History is written by the victors, as the old saying goes, but these days it's the fingerprints of corporate sponsors or charitable (and by no means politically-innocent) foundations that can often be found all over its presentation. And because, as another old saying puts it, beggars can't be choosers, these fingerprints are particularly evident in places like Venice, where its cash-strapped museums go begging hat-in-hand for funds they have no hope of ever getting from the staggering State.
Combine the two old saws above and what you perhaps end up with is something like the following: History is written these days by those who can afford to foot the bill. And what you also end up with are, more concretely, recent alterations in the Museo Correr--and the Napoleon under glass you see above.
I'd read about such a depiction of Napoleon well before I saw the one in the Museo Correr, though in what book about Venice I can't remember. A larger-than-life-sized sculpture like this one was intended, according to that book, to be the centerpiece of the Ala Napoleonica that the French emperor built at the western end of Piazza San Marco, after tearing down what by many accounts was one of the city's most beautiful small churches (about which you can read here: http://www.slowtrav.com/blog/annienc/2012/07/san_geminiano.html). If all had gone as planned, the two series of sculpted Roman emperors extending to the left and and right of a very noticeable gap atop the center of the building's entablature would have culminated in a heroic figure of just this sort--larger than all the rest of them, naturally.
But wait, I imagine more recent visitors to Venice interrupting, what center-most gap in the Ala Napoleonica are you talking about?
For it's been years since the entire facade of the Museo Correr has been visible. First, because of necessary maintenance hidden behind a large billboard whose revenue was supposed to offset its cost. Then, because the Museo decided it could no longer get by without the revenue from the billboard, even long after the work behind it was done.
|The now permanent billboard on the front of Museo Correr|
In any case, in the many years before the billboard, and before a certain purchase by the Comité Français pour la Sauvegarde de la Venise we'll get to just below, people would sometimes ask Venetians whatever became of the Napoleon statue sculpted for the Ala Napoleonica. And according to that writer on Venice whose name and much of whose book I've forgotten--and who may have been wrong about the intended location of such a sculpture, as the one currently in the Museo Correr was displayed from 1811 to 1814 in the the Piazzetta, not on the Ala Napoleonica--locals would shrug and say with conspicuous disingenuity that Oh, it was around someplace, safe and sound, no doubt [wink, wink], but no one could quite remember where.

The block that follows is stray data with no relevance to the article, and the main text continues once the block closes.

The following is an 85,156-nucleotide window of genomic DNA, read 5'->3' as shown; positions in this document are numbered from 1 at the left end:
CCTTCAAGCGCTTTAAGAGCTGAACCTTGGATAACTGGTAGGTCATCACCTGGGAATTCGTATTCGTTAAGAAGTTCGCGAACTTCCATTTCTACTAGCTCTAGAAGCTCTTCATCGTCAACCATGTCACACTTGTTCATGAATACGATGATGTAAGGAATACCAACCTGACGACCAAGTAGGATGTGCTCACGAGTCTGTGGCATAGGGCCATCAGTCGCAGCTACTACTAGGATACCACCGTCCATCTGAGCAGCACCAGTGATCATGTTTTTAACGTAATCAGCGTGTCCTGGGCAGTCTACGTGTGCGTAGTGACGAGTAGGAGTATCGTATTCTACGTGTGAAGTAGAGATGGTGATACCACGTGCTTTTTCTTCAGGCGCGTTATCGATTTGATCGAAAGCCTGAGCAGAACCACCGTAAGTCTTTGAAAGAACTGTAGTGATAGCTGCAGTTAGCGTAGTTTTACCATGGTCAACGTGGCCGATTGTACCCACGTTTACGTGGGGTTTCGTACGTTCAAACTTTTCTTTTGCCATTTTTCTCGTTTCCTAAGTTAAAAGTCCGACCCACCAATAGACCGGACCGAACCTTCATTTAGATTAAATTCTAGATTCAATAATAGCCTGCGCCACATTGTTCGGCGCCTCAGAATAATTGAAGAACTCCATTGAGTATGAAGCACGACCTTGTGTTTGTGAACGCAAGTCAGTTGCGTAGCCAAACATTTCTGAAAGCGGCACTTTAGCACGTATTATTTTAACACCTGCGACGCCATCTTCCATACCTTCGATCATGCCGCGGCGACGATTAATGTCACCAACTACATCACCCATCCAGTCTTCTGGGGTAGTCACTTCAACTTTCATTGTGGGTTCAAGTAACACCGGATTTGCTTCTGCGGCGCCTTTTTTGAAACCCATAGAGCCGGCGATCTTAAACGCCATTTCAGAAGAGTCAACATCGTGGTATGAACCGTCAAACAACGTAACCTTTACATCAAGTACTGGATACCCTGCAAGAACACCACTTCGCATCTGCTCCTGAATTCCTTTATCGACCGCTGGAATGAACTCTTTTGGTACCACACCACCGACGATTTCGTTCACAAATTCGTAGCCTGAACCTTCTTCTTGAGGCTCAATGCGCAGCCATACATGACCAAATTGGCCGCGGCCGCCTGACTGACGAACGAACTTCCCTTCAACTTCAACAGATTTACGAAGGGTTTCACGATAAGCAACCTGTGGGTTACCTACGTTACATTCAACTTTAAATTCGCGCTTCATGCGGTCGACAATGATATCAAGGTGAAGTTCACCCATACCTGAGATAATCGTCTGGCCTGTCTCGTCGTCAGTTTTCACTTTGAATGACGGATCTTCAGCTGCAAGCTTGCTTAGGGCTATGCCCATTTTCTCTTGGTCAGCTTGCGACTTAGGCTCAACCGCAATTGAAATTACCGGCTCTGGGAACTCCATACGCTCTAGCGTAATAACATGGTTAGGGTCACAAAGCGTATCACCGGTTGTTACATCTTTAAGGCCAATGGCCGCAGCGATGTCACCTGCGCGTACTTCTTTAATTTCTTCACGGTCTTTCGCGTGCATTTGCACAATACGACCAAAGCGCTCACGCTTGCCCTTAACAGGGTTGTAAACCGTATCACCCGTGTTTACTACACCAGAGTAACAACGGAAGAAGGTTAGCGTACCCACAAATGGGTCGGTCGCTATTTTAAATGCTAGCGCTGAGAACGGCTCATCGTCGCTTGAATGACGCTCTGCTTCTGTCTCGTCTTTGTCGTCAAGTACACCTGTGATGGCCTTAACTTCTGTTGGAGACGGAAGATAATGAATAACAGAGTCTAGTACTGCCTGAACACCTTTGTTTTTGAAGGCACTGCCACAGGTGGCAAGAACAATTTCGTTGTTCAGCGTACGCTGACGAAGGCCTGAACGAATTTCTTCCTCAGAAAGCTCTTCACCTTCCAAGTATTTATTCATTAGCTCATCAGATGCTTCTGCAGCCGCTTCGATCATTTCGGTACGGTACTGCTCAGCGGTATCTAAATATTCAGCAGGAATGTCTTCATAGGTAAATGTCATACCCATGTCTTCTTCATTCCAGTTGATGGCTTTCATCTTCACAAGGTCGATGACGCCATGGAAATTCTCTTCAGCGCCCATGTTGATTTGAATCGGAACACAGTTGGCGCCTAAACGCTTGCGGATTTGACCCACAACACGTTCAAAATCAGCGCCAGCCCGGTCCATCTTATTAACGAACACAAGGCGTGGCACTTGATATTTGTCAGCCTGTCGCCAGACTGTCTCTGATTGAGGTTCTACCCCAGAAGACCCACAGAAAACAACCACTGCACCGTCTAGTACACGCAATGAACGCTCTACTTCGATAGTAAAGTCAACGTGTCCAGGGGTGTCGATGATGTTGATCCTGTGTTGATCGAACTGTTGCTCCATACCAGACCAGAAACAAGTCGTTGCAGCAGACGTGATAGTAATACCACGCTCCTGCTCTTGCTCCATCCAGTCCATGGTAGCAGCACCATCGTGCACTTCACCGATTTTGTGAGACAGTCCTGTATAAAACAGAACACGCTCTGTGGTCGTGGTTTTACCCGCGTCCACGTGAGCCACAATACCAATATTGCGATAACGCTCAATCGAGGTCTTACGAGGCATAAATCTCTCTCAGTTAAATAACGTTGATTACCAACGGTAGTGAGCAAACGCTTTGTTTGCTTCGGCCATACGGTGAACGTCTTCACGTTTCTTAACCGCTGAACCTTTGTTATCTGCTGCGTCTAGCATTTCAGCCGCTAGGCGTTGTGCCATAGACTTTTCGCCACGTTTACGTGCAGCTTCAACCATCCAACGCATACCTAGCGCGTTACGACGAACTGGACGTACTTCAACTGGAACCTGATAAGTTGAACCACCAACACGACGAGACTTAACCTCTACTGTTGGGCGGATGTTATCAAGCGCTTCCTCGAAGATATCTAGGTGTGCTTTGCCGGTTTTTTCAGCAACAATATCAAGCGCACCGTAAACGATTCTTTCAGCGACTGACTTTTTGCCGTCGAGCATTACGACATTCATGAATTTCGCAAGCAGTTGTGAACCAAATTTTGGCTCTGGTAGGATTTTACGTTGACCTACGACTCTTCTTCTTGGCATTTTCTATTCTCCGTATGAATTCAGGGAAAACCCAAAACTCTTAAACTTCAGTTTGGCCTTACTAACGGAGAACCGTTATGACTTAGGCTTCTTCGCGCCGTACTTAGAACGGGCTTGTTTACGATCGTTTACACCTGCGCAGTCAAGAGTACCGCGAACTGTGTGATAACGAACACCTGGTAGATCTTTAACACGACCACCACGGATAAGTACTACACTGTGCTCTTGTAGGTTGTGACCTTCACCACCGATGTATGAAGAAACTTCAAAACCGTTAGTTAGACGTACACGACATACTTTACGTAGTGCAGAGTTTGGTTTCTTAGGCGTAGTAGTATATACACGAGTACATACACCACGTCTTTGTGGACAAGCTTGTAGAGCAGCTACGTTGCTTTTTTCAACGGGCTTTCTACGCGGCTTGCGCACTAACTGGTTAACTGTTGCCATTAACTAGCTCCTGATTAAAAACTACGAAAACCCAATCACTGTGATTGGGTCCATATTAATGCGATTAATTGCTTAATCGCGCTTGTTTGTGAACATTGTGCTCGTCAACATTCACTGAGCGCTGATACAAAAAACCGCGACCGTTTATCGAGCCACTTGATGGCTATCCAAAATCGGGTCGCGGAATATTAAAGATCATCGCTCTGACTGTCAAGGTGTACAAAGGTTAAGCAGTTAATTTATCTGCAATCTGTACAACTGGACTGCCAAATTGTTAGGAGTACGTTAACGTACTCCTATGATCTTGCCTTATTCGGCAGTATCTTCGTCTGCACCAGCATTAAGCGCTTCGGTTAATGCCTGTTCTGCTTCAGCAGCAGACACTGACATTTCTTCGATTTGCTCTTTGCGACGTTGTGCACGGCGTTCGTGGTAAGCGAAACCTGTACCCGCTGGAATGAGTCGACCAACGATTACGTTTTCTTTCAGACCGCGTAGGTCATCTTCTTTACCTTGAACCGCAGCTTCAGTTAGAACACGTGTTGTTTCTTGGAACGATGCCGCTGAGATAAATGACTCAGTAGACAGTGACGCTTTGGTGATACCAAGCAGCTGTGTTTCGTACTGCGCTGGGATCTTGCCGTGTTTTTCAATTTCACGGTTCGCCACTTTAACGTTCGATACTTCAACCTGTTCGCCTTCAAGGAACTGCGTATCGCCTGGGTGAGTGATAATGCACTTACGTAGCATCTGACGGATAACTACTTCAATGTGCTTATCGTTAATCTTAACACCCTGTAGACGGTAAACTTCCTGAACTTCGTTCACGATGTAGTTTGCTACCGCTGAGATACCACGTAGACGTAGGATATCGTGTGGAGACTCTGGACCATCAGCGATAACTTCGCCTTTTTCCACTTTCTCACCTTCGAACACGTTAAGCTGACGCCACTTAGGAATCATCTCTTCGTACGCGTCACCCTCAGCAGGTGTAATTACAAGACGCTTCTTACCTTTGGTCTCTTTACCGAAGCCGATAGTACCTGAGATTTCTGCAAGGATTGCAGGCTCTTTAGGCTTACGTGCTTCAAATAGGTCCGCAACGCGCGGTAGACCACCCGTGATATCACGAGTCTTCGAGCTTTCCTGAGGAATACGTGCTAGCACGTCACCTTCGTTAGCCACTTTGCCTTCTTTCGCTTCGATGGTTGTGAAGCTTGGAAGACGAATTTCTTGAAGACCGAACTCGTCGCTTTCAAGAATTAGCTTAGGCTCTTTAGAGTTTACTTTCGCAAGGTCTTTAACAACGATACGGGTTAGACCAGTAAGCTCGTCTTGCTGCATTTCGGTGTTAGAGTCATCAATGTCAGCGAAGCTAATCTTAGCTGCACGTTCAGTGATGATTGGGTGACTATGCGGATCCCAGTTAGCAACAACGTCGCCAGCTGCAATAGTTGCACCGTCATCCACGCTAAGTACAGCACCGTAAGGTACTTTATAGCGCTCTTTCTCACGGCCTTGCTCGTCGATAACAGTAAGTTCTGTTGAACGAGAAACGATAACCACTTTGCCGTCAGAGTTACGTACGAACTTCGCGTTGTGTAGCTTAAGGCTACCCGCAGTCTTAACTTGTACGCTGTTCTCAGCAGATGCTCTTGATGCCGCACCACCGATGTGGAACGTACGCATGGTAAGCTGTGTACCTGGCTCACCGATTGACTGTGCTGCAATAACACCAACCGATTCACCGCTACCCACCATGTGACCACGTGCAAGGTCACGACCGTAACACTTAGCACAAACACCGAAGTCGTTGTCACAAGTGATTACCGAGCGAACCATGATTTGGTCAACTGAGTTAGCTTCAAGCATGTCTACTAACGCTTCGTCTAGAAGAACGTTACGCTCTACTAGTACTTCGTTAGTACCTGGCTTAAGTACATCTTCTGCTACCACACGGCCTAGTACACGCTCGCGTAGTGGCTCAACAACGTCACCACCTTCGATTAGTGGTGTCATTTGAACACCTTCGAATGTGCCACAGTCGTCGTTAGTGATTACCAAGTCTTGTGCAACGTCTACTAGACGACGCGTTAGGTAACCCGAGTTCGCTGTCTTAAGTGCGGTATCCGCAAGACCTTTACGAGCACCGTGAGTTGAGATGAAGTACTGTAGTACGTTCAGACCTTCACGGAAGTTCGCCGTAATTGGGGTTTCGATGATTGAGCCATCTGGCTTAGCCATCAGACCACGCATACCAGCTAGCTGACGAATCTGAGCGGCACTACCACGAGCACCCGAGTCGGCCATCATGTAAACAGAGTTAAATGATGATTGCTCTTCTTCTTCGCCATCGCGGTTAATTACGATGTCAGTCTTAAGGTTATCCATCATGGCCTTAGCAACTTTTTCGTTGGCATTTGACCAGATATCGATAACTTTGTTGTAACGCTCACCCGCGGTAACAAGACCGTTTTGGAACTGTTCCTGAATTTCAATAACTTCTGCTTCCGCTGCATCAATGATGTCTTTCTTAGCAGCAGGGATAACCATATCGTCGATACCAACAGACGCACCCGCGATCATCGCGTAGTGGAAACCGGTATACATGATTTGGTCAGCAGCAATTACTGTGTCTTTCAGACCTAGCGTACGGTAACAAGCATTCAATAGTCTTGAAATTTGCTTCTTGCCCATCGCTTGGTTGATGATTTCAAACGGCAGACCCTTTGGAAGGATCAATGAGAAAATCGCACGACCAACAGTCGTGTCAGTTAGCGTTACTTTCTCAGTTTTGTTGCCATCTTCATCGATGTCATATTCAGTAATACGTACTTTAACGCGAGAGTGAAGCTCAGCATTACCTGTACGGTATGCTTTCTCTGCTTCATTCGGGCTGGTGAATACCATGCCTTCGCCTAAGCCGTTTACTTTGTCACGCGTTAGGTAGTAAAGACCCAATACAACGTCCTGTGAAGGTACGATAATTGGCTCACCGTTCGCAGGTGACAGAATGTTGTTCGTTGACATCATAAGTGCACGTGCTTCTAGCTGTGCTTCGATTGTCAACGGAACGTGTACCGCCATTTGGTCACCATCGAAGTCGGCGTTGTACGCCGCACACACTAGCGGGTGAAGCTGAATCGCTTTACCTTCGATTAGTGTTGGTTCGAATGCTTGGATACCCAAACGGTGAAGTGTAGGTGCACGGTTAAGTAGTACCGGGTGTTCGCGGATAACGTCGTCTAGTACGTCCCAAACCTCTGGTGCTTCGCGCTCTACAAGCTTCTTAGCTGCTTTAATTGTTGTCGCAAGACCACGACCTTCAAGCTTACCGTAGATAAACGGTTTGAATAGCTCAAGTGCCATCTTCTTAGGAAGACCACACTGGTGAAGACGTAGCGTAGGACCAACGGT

In other words, wherever that old sculpture of Napoleon had once been displayed (or intended to be displayed), one could assume it had been quite thoroughly disposed of long ago.
But that doesn't seem to have been the case. In a chapter entitled "Restoration Comedies" of their very interesting book Venice, The Tourist Maze: A Cultural Critique of the World's Most Touristed City, Robert C. Davis and Garry R. Marvin examine the complicated relationship between the city and people of Venice and their numerous international benefactors (or self-proclaimed saviors). For all the good that organizations such as Venice in Peril and Save Venice and the like may do, their priorities are not always perfectly in sync with those of Venetians themselves. And sometimes, as in the case of the Napoleon sculpture behind glass in the Museo Correr, they're rather dramatically in conflict. Davis and Marvin write:
When it comes to ruffling local sensibilities, no one has yet outdone the Comité Français, which recently [the book was published in 2004] followed its francophile enthusiasms a bit too forcefully by buying (at Sotheby's) and restoring a neoclassical statue of Napoleon by nineteenth-century sculptor Domenico Banti, with the intention of donating the work to the Museo Correr. Not surprisingly, when word got out, there was a storm of protest among Venetians, who were outraged that the man who had once boasted that he would be "Attila the Hun to Venice" should be so honored by the city whose thousand years of independence he had personally extinguished. Letters and emails poured into the newspapers, and conferences were held, denouncing Napoleon as a "highwayman," a "barbarian," and a "tyrant." "It wouldn't come to anyone's mind," growled one commentator, "to present a statue of Hitler to the Ghetto," and some of the antibonapartisti darkly warned that "they can mobilize the army to bring [the statue] to Venice, but they can't garrison it night and day: we will smash it down with sledgehammers.As it turned out, a garrison wasn't needed, just a separate niche entirely enclosed in what, given the tenor of the above threats, must be protective glass of some sort. At the very least, one would imagine it could withstand the impact of, say, the fire extinguisher situated beside it.
In any case, this is the reason why one can walk freely around the far more valuable sculptures of Canova displayed out in the open at Museo Correr, but can't get close to Banti's sycophantic piece.
Of course, Napoleon in his role of Attila played an important role in the history of Venice, but the question of how this role should be displayed and contextualized in a Venetian museum is not an easy one to answer. But I'll write a little more about it, and about the restoration of the Austrian Imperial Apartments in the Museo Correr--also "promoted and financed," according to the museum's website, by the very same Comité Francais pour la Sauvegarde de la Venise--in my next post.